CEDAR RAPIDS — Vesta bounds across her cage, stopping to bite down on an empty milk carton. She picks it up and eventually tosses it aside, taking a break to raise her nose at the baby raccoons squealing in the cage beside hers.
Her eyes never focus much on any particular point, but as Amber Oldfield speaks, Vesta’s fiery brown eyes size up her latest visitors.
Oldfield, a Linn County wildlife rehabilitator, has many scars from her more than 10 years on the job, with stories to match. She does not own animals, but for however long an animal needs her, she serves as its caretaker.
“I think of it as a gift,” Oldfield said.
For more than a year, Oldfield has provided care for a red fox she named Vesta. The fox is named after a Roman goddess of the same name — the goddess of fire, home and hearth. Vesta needed a name that fit her story, Oldfield said, and fire plays a part in both.
In March 2017, a farmer had a bunch of down trees that were accumulating. He wanted to burn them down, but he knew some foxes were living nearby. When he checked the following day to see how the burning was going, he found Vesta up against a tree, and knew she was burned.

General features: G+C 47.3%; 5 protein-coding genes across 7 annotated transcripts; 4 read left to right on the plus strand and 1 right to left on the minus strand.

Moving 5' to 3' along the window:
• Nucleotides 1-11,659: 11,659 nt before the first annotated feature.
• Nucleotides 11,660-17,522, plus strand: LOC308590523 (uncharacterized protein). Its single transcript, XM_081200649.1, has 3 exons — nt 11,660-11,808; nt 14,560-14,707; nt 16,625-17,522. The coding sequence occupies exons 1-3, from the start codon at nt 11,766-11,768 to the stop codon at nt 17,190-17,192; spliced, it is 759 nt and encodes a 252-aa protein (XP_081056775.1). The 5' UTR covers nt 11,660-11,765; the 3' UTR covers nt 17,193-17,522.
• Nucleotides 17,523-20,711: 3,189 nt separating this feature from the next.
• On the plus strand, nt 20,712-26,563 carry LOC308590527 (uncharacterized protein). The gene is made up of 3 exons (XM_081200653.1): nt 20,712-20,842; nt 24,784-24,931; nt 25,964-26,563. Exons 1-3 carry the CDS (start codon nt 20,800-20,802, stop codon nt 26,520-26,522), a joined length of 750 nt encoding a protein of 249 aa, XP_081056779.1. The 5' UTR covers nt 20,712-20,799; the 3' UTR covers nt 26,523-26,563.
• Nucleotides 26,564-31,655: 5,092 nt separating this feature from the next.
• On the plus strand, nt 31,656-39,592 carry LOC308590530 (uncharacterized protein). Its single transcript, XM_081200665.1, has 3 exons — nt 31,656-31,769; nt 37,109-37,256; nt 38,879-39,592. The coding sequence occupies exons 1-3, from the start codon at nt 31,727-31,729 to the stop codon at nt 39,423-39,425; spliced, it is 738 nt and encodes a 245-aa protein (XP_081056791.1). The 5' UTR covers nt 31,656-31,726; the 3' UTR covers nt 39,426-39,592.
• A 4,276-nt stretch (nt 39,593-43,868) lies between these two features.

Once the farmer met up with Oldfield, she knew immediately the fox needed medical care.
“I knew that I could not sit and visit with him,” she said. “I needed to go. I needed to get her home as fast as possible.”
Oldfield had never seen an animal burned so badly and still be alive.
Vesta’s whiskers were gone, her paw pads were enlarged and much of the skin down her back and legs was exposed. She also was coughing frequently from smoke inhalation.
ARTICLE CONTINUES BELOW ADVERTISEMENT
After taking Vesta to see a vet, over the course of several weeks, Vesta began to eat better and grow.
“It’s about supporting the animal, and that’s what I look to do every time I get an animal,” Oldfield said.
Vesta underwent surgery for an infection in May 2017, Oldfield said, and once again, the little fox was nursed back to health.
Normally, Oldfield focuses on getting animals released back into the wild, but that’s not the case with Vesta. She has become an educational animal.
Once each month, as required by the state, Oldfield takes Vesta to places such as the Indian Creek Nature Center, 5300 Otis Road SE, They will be this Sunday afternoon, to teach the public about wildlife and educate them about Oldfield’s role in helping animals.
“This is a lifestyle,” Oldfield said. “If an animal is in need, that’s where my focus is right then.”
l Comments: (319) 398-8332; email@example.com